There are thousands of protein coding genes in our bodies, which must be used in the correct quantities at the correct time; think of it as a symphony which must coordinate all the different instruments and tunes – how do cells orchestrate such a thing? Part of the answer is that the cell uses specific regulatory protein coding genes known as transcription factors which are dedicated to regulating other genes. One of the differences between organisms at a molecular level is how genes are regulated. It is postulated that evolution in gene regulation has been a major cause of biological diversity. In this post, I evaluate: (1) What exactly are transcription factors/promoters/regulatory genes; (2) Work done in quantifying how long regulatory regions would take to appear specifically in human DNA. I argue that work done shows that such regulatory regions to appear in human DNA would take unreasonable times on the order of billions of years – thereby ruling out evolution as an explanation for the origin of gene regulatory regions in humans.
What are transcription factors?
Transcription factors are proteins involved in the process of converting, or transcribing, DNA into RNA. Transcription factors include a wide number of proteins, excluding RNA polymerase that initiate and regulate the transcription of genes. One distinct feature of transcription factors is that they have DNA-binding domains that give them the ability to bind to specific sequences of DNA called enhancer or promoter sequences. Some transcription factors bind to a DNA promoter sequence near the transcription start site and help form the transcription initiation complex. Other transcription factors bind to regulatory sequences, such as enhancer sequences, and can either stimulate or repress transcription of the related gene. These regulatory sequences can be thousands of base pairs upstream or downstream from the gene being transcribed. Regulation of transcription is the most common form of gene control. The action of transcription factors allows for unique expression of each gene in different cell types and during development.
Transcription factors are proteins that bind to DNA (shown as green) in order to regulate the expression of a certain gene. In this image the gene is Human serum albumin gene and the regulatory sequence is CCAAT where a transcription factor protein known as the CCAAT enhancer protein –binding protein (C/EBP) binds to and regulates the expression of the gene.
Gene regulation is important because each gene that codes for a protein must be produced at a specific time in response to some specific need in the specific quantities – which must all be carefully regulated. Too much of a protein can be harmful; too little can be harmful; a protein produced at the wrong time can be harmful – hence genes must be carefully regulated.
Why does it matter?
It is postulated that changes in how genes are regulated has been a significant factor in the evolution of species, in this case particularly humans. As the authors state, “In an influential article published in 1975, Mary-Claire King and Allan Wilson argued that because the sequence and function of proteins isolated from humans and chimpanzees were so similar, something other than protein evolution per se must underlie the phenotypic differences between these two species. They posited that changes in the regulation of gene expression were responsible for more adaptive evolution than changes in the protein-coding regions of genes.” [i]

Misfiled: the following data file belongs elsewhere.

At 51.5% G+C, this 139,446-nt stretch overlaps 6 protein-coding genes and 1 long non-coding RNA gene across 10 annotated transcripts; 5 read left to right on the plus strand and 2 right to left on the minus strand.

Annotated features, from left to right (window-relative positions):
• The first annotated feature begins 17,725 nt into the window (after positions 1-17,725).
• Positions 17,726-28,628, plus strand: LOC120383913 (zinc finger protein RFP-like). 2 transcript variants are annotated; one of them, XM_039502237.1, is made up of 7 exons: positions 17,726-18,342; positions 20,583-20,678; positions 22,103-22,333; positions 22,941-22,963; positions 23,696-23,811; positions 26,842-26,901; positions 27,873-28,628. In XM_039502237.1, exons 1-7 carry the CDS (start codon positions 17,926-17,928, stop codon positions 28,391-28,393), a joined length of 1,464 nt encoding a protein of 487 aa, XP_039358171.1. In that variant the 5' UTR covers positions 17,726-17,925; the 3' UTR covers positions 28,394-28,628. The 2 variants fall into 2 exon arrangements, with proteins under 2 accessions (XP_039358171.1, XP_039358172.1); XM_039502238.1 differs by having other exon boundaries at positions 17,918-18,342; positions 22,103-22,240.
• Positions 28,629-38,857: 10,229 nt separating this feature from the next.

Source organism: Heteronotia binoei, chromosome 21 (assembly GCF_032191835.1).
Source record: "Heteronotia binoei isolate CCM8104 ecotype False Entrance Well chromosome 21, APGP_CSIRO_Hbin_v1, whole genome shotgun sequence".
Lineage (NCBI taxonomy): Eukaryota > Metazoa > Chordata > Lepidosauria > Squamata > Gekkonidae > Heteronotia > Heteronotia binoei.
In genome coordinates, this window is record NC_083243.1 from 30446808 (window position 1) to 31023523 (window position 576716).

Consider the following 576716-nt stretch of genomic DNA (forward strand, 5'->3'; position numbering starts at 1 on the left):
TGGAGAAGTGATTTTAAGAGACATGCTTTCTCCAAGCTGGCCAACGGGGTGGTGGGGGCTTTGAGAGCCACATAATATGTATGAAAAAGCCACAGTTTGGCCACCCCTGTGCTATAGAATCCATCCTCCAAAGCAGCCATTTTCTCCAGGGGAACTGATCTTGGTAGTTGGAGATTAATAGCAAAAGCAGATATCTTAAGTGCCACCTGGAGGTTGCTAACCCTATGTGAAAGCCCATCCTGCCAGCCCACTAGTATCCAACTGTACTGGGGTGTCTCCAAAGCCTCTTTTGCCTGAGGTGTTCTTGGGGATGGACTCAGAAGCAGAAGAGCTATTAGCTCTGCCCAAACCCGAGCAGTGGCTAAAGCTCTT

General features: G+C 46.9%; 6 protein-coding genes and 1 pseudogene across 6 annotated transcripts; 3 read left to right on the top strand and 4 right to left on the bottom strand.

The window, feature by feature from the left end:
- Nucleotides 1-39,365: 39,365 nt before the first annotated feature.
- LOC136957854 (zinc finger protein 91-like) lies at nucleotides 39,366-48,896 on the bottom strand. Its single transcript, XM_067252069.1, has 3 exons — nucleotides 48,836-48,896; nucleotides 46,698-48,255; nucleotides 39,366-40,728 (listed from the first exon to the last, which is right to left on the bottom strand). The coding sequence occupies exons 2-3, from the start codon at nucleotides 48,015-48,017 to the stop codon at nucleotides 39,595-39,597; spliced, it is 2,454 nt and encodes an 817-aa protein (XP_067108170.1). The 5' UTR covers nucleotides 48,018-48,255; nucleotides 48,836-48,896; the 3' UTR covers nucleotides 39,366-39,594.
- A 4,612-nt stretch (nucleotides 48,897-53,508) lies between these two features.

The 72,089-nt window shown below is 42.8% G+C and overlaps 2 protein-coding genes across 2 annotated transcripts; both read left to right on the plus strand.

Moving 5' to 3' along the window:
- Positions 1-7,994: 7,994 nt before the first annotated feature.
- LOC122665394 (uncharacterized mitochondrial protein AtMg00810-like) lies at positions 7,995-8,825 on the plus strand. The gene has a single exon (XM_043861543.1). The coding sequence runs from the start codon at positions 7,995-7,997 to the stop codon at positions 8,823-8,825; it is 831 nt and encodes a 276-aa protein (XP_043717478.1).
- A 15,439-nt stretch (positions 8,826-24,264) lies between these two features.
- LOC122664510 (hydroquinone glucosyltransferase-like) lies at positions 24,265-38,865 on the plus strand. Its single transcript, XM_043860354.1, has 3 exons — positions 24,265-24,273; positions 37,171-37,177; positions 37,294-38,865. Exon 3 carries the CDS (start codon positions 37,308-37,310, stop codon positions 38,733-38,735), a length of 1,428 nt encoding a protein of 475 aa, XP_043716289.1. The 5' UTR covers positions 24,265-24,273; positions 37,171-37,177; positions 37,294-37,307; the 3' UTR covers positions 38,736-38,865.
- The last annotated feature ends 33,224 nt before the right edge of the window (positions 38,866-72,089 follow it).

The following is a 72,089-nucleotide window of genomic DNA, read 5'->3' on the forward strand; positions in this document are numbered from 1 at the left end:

1. Durett and Schmidt: WAITING FOR REGULATORY SEQUENCES TO APPEAR[ii]
Durett and Schmidt calculate how long would it take for a new regulatory sequence to appear within a certain region of DNA, they ask: “given a 1000 nucleotide region in our genome, how long does it take for a specified six to nine letter word to appear in that region in some individual?”.
Explaining what a regulatory sequence is, they say: “A regulatory sequence is a short sequence of DNA (in vertebrates many are 6–9 nucleotides long) which is a binding site for transcription factors that promote or inhibit transcription of the DNA to make proteins.”
They obtained the following results:
Since μ = [1/10⁸], these numbers translate into huge waiting times: 3.567×10⁹ and 2.875×10¹⁰ generations, or 89.2 and 719 billion years respectively (using 25 years as the human generation time). This shows that it is important that regulatory sequences can occur in some region rather than at a fixed location.
Firstly they modelled the time it would take for a specific regulatory sequences requiring 6 and 8 nucleotides (DNA letters). They calculated a 6 and 8 letter regulatory sequence would take 89.2 and 719 billion years respectively to occur within the human population. They then conclude that regulatory sequences cannot occur in specific locations but rather in larger and more general regions.
“…for words of length 6, the average waiting time is 100,000 years, while for words of length 8, the waiting time has mean 375,000 years when there is a 7 out of 8 letter match in the population consensus sequence (an event of probability roughly 5/16) and has mean 650 million years when there is not. Fortunately, in biological reality, the match to the target word does not have to be perfect for binding to occur. If we model this by saying that a 7 out of 8 letter match is good enough, the mean reduces to about 60,000 years.”